It's long been unclear who is the worse reporter: Clark Kent, who lies to his readers daily by not mentioning that he's the guy he is always writing about, or Lois Lane, whose ability to recognise Kent's true identity is kryptonited by a pair of glasses.
Well, at least they won't have those problems anymore.
In today's newest issue (#43) of the lead Superman comic, Lois Lane decides to tell the world the Superman is Clark Kent. She figured it out in last month's issue, because she saw Clark beat up some ninjas or something... and noticed that he was wearing a Superman uniform under his shirt and tie.
While these events appear to suggest that Superman is either stupid or thinks Lois Lane is stupid, at least they led us to a moment where this pair of characters -- who I've loved reading since the mid-80s Man of Steel comics reboot -- might finally get their shit together in terms of journalism. Alas, in today's new issue she initially tells Superman that "I've decided to keep your secret."
There is an arguable justification for a supposedly top investigative reporter like Lois Lane to decide to sit on such a big scoop. If you think of Superman as the equivalent of a CIA agent or undercover cop, and if you believe he's consistently doing good -- which is the whole point of the Superman character and how his actions are meant to be judged -- then outing his real identity could endanger his family. Then again, if a top newspaper reporter is repeatedly lying to his readers with the glaring omission of mentioning that he's Superman, the public should know.
The ethics of outing Superman's secret identity can be debated. Hell, this would have been a great debate to see in the comics, the best journalism argument we'd have had in a Superman comic since 1987's Adventures of Superman #428, in which Perry White anguishes and initially resists publishing a lie in the Daily Planet even when he knows it will save his kidnapped son (what a great issue; amazing I remember it all these years later).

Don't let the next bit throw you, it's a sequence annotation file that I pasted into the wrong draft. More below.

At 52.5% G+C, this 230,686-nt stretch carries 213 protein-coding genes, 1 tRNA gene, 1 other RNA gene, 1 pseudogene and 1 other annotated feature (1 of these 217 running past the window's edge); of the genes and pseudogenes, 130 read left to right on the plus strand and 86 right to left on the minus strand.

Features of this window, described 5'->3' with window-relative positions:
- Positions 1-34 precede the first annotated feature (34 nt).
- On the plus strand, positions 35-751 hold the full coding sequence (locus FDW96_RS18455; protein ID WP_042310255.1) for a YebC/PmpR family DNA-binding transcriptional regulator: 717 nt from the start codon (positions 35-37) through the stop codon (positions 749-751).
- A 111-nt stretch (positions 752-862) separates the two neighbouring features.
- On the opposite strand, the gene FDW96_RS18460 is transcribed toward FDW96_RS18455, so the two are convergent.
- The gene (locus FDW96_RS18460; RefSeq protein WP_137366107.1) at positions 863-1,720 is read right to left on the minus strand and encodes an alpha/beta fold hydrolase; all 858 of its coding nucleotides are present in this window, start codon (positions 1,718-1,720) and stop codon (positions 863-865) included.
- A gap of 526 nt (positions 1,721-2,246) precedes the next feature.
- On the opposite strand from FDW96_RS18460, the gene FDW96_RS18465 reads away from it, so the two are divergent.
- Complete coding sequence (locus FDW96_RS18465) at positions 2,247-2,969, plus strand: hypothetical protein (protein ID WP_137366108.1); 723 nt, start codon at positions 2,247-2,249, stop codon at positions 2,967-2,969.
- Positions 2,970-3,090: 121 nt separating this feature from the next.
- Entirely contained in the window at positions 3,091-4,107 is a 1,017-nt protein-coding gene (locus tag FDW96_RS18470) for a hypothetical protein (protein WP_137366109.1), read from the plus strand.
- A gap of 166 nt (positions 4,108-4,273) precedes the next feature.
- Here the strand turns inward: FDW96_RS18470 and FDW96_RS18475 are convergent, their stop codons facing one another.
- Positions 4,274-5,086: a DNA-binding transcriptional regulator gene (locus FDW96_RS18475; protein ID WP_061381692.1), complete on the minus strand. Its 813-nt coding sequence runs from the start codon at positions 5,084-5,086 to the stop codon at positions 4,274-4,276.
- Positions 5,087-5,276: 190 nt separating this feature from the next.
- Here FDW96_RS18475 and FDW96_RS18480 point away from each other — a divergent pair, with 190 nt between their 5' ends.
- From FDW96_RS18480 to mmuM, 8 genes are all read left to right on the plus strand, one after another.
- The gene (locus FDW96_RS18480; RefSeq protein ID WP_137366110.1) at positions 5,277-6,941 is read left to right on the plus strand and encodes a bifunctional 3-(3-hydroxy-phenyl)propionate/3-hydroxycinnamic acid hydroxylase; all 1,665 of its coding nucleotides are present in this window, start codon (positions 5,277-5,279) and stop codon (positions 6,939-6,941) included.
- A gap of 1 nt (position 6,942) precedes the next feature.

For better or worse, though, today's Superman comic isn't about the Clark-Superman secret-identity journalism dilemma. It's about an evil hacker called Hordr-Root who blackmails Superman with all this secret identity stuff.
This guy captures Superman and wants to siphon off his powers and use them for some sort of evil. If Superman refuses, he'll deliver the ultimate spoiler and probably not precede it with any bold text. Yes, yes, true villainy.
Lois Lane witnesses this and decides, well, this is a reason to tell the world the truth. Can't let Superman get used like this!
Superman, not surprisingly, is pissed. But, hey, it isn't Lois Lane who decided that he should live a lie and try to be two public figures at once.
This is all... pretty weak. It's too bad. Writer Gene Luen Yang and artists John Romita Jr, Klaus Janson and Scott Hanna are all good at what they do. Here, though, they're trying to tell the most ridiculous of stories. At least it is part of a tradition of terrible handlings of the Superman-Clark revelation. You have the noxious bit in the Superman II movie in which Superman kisses Lois Lane to make her forget because she just can't handle knowing the secret. You have the hilarity of the last time Lois found out in the comics, back in the 90s, when Clark revealed it well after they got engaged (she didn't stay mad very long).
Hell, the only good handling of the revelation of the Clark-Superman secret that I can recall from 30 or so years of reading Superman comics is from John Byrne's 1986 Superman #2, in which Lex Luthor's best computer crunches the data gathered by his best scientists and spies and reveals that Superman is Clark Kent but refuses to believe it. Luthor cannot fathom that a man as powerful as Superman would lower himself to pose as a newspaper reporter. Great, great stuff.
I guess the only question now is how they're eventually going to undo this. Everything gets rolled back in comics, eventually. Except for Dick Grayson becoming Nightwing and Peter Parker's uncle staying dead. My bet is on Lois and Clark co-writing a story in which they tell their readers it was all a ruse. I wouldn't put it past them.